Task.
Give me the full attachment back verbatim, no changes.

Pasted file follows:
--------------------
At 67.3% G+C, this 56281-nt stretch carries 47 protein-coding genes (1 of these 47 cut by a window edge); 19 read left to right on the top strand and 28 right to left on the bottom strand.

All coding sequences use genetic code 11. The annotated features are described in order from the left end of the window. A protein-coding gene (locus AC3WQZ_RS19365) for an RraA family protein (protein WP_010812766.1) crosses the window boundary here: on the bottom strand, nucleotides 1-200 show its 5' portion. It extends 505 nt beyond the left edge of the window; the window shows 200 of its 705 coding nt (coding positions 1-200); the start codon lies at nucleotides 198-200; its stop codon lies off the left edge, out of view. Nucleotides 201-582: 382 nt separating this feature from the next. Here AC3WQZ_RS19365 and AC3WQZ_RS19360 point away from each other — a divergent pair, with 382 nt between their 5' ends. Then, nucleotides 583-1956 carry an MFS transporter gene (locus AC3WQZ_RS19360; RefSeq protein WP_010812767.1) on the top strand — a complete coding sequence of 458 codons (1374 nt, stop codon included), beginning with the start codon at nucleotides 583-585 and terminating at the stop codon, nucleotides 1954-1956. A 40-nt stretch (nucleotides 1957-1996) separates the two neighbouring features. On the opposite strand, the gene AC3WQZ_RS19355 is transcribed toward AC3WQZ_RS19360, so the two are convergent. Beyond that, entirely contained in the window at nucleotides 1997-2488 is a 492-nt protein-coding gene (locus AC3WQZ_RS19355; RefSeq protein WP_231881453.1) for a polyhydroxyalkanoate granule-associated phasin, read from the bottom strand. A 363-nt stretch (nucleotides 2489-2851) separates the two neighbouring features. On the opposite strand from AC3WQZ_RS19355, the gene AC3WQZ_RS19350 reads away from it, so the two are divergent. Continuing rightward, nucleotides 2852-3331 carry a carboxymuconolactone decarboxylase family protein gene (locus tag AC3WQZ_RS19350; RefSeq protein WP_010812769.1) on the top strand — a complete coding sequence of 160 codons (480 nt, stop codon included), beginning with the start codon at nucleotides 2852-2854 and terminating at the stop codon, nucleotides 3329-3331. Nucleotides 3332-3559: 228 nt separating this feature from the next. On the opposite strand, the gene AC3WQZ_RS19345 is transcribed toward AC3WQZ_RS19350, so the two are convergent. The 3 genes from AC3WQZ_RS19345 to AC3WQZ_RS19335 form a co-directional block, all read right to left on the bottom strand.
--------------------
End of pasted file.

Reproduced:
At 67.3% G+C, this 56281-nt stretch carries 47 protein-coding genes (1 of these 47 cut by a window edge); 19 read left to right on the top strand and 28 right to left on the bottom strand.

All coding sequences use genetic code 11. The annotated features are described in order from the left end of the window. A protein-coding gene (locus AC3WQZ_RS19365) for an RraA family protein (protein WP_010812766.1) crosses the window boundary here: on the bottom strand, nucleotides 1-200 show its 5' portion. It extends 505 nt beyond the left edge of the window; the window shows 200 of its 705 coding nt (coding positions 1-200); the start codon lies at nucleotides 198-200; its stop codon lies off the left edge, out of view. Nucleotides 201-582: 382 nt separating this feature from the next. Here AC3WQZ_RS19365 and AC3WQZ_RS19360 point away from each other — a divergent pair, with 382 nt between their 5' ends. Then, nucleotides 583-1956 carry an MFS transporter gene (locus AC3WQZ_RS19360; RefSeq protein WP_010812767.1) on the top strand — a complete coding sequence of 458 codons (1374 nt, stop codon included), beginning with the start codon at nucleotides 583-585 and terminating at the stop codon, nucleotides 1954-1956. A 40-nt stretch (nucleotides 1957-1996) separates the two neighbouring features. On the opposite strand, the gene AC3WQZ_RS19355 is transcribed toward AC3WQZ_RS19360, so the two are convergent. Beyond that, entirely contained in the window at nucleotides 1997-2488 is a 492-nt protein-coding gene (locus AC3WQZ_RS19355; RefSeq protein WP_231881453.1) for a polyhydroxyalkanoate granule-associated phasin, read from the bottom strand. A 363-nt stretch (nucleotides 2489-2851) separates the two neighbouring features. On the opposite strand from AC3WQZ_RS19355, the gene AC3WQZ_RS19350 reads away from it, so the two are divergent. Continuing rightward, nucleotides 2852-3331 carry a carboxymuconolactone decarboxylase family protein gene (locus tag AC3WQZ_RS19350; RefSeq protein WP_010812769.1) on the top strand — a complete coding sequence of 160 codons (480 nt, stop codon included), beginning with the start codon at nucleotides 2852-2854 and terminating at the stop codon, nucleotides 3329-3331. Nucleotides 3332-3559: 228 nt separating this feature from the next. On the opposite strand, the gene AC3WQZ_RS19345 is transcribed toward AC3WQZ_RS19350, so the two are convergent. The 3 genes from AC3WQZ_RS19345 to AC3WQZ_RS19335 form a co-directional block, all read right to left on the bottom strand.